EPA unfazed by health experts’ demand for glyphosate to be banned

The Environmental Protection Authority has shrugged off criticism of its processes by a group of public health experts.

Writing in the latest edition of the New Zealand Medical Journal, the experts argued the authority used unsound methodology in its comments on the herbicide glyphosate, which is used in many weedkillers including Roundup.

AgScience posted an account of their argument HERE.

Glyphosate had been criticised as probably carcinogenic by a specialist agency of the World Health Organisation but the EPA rebutted this.

In their article in the New Zealand Medical Journal, the health experts say the rebuttal was unsound.

The health scientists were led by Professor Jeroen Douwes, of the Centre for Public Health Research at Massey University in Wellington, who wants the herbicide restricted.

He and his team also want the EPA to cancel the report which clears glyphosate of serious health risks.

They say the methodology of the EPA report was not of a sufficient standard to overturn earlier findings that Glyphosate was probably carcinogenic.

But Radio New Zealand reports the authority as saying the scientists themselves have produced a deficient argument.

The EPA said the article contained very little new information and relied significantly on media references and opinion.

It acknowledged public concern around glyphosate, but said it is a scientific organisation and its decisions must be based on evidence and data.

“EPA’s decision-making processes are more extensive and complex than implied in the commentary. The Hazardous Substances and New Organisms Act requires us to follow a set process when considering chemicals for reassessment, which is costly.

“The process ensures we spend taxpayers’ money wisely, and that we address those chemicals which present the biggest threat to human health and our environment, in priority order,” the statement said.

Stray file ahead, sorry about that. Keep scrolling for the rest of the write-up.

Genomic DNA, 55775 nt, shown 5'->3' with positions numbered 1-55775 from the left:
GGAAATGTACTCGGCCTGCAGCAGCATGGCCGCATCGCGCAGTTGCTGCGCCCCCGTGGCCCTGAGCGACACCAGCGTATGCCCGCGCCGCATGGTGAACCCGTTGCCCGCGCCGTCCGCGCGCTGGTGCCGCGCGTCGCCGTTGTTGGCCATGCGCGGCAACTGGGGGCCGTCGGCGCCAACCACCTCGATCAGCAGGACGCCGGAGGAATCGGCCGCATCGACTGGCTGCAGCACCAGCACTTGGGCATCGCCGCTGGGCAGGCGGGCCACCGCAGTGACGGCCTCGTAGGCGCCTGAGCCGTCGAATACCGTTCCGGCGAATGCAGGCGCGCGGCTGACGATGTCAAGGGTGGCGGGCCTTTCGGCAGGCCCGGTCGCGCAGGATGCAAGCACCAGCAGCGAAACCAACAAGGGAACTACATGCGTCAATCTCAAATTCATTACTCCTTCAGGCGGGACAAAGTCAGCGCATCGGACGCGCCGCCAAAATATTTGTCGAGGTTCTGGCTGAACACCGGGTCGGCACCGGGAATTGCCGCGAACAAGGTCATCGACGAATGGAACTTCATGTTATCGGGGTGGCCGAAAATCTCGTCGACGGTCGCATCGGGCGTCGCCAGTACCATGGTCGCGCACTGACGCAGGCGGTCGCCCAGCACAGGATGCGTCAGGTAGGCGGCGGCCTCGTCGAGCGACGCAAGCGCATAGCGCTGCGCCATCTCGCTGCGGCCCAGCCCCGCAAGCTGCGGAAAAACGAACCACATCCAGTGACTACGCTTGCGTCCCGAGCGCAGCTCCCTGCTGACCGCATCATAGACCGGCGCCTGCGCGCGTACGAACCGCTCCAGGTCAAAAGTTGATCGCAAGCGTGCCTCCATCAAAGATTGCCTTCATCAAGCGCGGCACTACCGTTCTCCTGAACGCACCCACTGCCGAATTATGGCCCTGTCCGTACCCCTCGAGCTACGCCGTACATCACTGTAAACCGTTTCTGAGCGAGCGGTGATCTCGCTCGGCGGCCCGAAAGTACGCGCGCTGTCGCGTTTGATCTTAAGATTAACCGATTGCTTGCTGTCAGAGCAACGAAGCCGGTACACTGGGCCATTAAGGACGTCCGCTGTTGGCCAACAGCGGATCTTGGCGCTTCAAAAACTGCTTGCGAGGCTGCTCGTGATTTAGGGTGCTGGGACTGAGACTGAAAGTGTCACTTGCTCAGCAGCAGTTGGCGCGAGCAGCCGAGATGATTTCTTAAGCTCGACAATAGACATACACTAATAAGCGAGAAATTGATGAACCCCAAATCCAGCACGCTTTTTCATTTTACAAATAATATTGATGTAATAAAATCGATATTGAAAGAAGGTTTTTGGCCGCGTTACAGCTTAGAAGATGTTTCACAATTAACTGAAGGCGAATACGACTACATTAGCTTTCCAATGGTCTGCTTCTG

The authority added glyphosate was on a watchlist, but other chemicals remained more dangerous.

“For example, paraquat (a weed killer) is currently undergoing reassessment, to be followed by chlorpyrifos (a pesticide), because both chemicals are determined to be considerably more harmful to people and our environment than glyphosate at the present time. This reflects the EPA’s commitment to protecting human health and environmental safety.”

According to an earlier Radio New Zealand report yesterday, Professor Douwes said:

“I don’t think we need glyphosate for private use and so a ban (on private gardens) could be introduced.”

He didn’t think an outright ban would be justified, but he said he did believe some signage on the packaging would be useful to raise awareness of what people are using to they can protect themselves.

He also said a ban could be considered on the use of glyphosate by local councils but it could be too soon to ban the herbicide from farms.


Call for withdrawal of EPA report on weedkiller’s links to cancer

Public health experts have criticised New Zealand’s Environmental Protection Authority (EPA) for its treatment of the herbicide glyphosate, commonly known as Roundup.

In 2015, the International Agency for Research on Cancer (IARC) concluded that glyphosate is “probably carcinogenic to humans”. This spurred several countries to ban or restrict the herbicide’s use.